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Designing for How You Imagine Your Home Will Feel

~ The kitchen was inside its own room within the glass house.
~ The floor-to-ceiling windows limited the expansion of the kitchen, yet expansion was very much needed.
~ A powder room opened right into the kitchen! Moving this room was confounded by terrazzo floors, so waste lines could not be moved.
~ My client had already purchased all their appliances!
I knew, as the narrow drive ascended and I drove under this Richard Neutra-styled home, cantilevered off its ridge perch on 13"-high I-beams, that an inspiring challenge awaited! 

The National Kitchen & Bath Association, at our annual showcase a few years ago, recognized my design solution as the "First Place" kitchen in its category. At the conclusion of the category judging, the judges then announced that it had also been selected as the the NKBA's Best Overall Kitchen Winner! 
[Read the excellent article.]

John G. Wilbanks Photography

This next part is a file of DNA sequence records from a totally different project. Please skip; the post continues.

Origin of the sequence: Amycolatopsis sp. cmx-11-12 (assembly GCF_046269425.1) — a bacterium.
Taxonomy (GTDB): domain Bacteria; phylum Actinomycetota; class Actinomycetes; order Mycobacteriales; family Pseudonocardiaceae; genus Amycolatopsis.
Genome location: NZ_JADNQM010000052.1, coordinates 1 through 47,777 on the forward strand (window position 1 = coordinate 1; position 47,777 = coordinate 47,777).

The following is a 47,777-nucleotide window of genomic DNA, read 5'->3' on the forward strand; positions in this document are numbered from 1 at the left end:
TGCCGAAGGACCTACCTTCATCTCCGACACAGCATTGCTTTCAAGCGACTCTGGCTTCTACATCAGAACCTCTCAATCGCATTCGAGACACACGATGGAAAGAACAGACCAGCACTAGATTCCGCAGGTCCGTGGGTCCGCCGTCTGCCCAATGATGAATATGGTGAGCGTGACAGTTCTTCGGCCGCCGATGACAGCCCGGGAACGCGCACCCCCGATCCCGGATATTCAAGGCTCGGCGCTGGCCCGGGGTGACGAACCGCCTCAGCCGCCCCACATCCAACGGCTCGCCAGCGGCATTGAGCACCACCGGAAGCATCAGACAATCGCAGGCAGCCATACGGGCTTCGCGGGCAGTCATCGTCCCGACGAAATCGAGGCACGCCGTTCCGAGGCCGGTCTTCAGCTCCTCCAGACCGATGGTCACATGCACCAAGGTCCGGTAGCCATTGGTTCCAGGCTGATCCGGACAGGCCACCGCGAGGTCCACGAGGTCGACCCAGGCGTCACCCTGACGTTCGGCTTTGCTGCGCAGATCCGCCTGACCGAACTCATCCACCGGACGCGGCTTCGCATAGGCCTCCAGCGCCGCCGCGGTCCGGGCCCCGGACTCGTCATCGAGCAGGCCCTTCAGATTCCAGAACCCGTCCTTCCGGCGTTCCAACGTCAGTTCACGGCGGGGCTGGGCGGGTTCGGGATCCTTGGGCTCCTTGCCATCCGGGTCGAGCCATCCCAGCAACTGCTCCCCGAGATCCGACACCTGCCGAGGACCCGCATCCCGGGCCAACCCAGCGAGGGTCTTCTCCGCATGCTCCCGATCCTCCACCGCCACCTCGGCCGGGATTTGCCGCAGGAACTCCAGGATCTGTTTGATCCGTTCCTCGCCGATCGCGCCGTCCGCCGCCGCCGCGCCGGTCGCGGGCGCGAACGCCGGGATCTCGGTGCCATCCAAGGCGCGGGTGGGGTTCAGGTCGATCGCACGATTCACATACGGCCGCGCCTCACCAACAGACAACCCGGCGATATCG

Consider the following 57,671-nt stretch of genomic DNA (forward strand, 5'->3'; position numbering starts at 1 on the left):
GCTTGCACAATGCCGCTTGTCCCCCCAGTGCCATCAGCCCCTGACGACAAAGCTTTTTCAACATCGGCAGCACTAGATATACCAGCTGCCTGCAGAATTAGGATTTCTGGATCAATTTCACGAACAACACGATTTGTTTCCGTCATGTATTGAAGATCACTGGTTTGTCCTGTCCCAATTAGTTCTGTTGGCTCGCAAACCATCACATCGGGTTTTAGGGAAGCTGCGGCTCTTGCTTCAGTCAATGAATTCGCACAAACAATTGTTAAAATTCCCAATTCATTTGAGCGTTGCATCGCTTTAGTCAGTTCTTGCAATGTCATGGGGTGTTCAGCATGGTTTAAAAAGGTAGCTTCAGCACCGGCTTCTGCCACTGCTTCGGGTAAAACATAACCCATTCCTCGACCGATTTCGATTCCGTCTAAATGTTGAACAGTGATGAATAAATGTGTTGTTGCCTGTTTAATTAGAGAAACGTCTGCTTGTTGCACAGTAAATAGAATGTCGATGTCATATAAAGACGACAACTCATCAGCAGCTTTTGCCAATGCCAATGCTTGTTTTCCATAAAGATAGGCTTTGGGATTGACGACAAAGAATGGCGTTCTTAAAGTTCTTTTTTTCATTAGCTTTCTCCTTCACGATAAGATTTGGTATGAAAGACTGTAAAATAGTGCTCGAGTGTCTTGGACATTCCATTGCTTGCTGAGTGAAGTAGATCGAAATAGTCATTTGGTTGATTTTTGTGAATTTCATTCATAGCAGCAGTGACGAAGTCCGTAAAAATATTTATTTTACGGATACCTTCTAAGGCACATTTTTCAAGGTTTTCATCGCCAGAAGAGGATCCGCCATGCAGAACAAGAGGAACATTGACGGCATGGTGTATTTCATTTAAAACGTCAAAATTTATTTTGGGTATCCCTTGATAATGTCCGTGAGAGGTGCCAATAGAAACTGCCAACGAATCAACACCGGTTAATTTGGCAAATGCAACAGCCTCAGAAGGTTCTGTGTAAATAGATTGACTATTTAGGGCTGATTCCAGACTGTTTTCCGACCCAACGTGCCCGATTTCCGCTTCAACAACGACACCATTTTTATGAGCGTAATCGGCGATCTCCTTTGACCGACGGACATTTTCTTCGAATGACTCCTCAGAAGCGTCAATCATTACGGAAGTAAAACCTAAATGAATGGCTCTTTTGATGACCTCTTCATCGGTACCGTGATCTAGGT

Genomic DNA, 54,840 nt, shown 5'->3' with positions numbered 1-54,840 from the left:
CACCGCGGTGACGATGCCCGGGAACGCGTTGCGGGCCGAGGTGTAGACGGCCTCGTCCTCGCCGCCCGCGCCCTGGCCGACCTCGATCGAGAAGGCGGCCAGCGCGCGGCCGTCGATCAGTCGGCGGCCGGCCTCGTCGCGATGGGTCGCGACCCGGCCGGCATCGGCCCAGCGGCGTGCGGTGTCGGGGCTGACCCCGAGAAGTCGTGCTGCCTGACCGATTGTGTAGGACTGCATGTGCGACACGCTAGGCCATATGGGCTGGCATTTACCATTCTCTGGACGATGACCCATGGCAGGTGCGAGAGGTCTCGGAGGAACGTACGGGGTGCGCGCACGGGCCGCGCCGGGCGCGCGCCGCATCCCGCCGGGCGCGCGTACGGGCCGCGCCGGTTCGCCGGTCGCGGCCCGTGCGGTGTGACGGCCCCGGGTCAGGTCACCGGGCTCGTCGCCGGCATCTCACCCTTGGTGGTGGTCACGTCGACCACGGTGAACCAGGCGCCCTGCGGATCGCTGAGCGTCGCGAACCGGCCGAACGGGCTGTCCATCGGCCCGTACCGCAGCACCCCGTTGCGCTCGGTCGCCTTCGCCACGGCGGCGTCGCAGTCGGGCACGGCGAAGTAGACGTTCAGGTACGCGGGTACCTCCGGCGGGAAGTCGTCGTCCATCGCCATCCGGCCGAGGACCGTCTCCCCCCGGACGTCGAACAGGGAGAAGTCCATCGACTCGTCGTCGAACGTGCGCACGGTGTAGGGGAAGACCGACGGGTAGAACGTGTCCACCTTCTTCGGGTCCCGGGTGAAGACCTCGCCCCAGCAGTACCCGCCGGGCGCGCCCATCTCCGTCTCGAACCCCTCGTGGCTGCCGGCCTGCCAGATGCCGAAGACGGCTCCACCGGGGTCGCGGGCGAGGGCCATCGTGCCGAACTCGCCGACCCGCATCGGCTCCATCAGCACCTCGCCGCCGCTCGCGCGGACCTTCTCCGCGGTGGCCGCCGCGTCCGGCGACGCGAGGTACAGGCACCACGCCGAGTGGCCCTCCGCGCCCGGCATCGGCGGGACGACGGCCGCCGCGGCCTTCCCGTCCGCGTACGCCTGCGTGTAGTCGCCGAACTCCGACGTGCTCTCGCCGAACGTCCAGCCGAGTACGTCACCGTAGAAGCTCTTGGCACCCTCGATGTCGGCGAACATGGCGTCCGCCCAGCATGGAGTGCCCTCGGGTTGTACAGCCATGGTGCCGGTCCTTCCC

Wish List
~ Expand the ktichen.
~ More powder!
~ Fit in all our appliances...

Solution & Gains
As the design developed, I emulated the U-shaped channels of the I-beams, using blackened steel in the U-shaped recess between the cabinets and countertops and below the crown elements. 
~ This same recess appears, executed in stainless steel, on the floating peninsula. Blackened steel also appears as the backsplash and as a frame around each of the Sub-Zero units. 
~ Growing up in a home of the same 50's vintage, I recommended mahogany cabinets, updated by using African ribbon mahogany and a Cuervo stain, with bamboo inserted for the door panels, oriented horizontally, like the patio shades of that same era. 

Roger Turk: Northlight Photography

Hand-cast glass over flamed copper frames the main kitchen and provides a dramatic counerpoint to the glass windows.

Roger Turk: Northlight Photography
The cold-rolled steel backplash plays well with the black struts between the windows and the black I-beams.

Roger Turk: Northlight Photography
The entire ell-shaped peninsula floats 8" off the floor on an I-beam structure.

The I-Beam structure under the floating peninsula

Roger Turk: Northlight Photography
Looking back towards the forest outside!
The main countertop is green-toned concrete (to connect with the site's natural setting), with mother-of-pearl inlays (to add a reflective shimmer that relates to the glass). The secondary countertops are hand-cast glass over flamed copper. The flamed copper picks up on the tones in the mahogany and bamboo and also appears in the custom-built hood that also "cantilevers" off the wall. 
Roger Turk: Northlight Photography

John G. Wilbanks Photography
Hammered copper sink

10"-deep powder room counter
George Kovacs mirror

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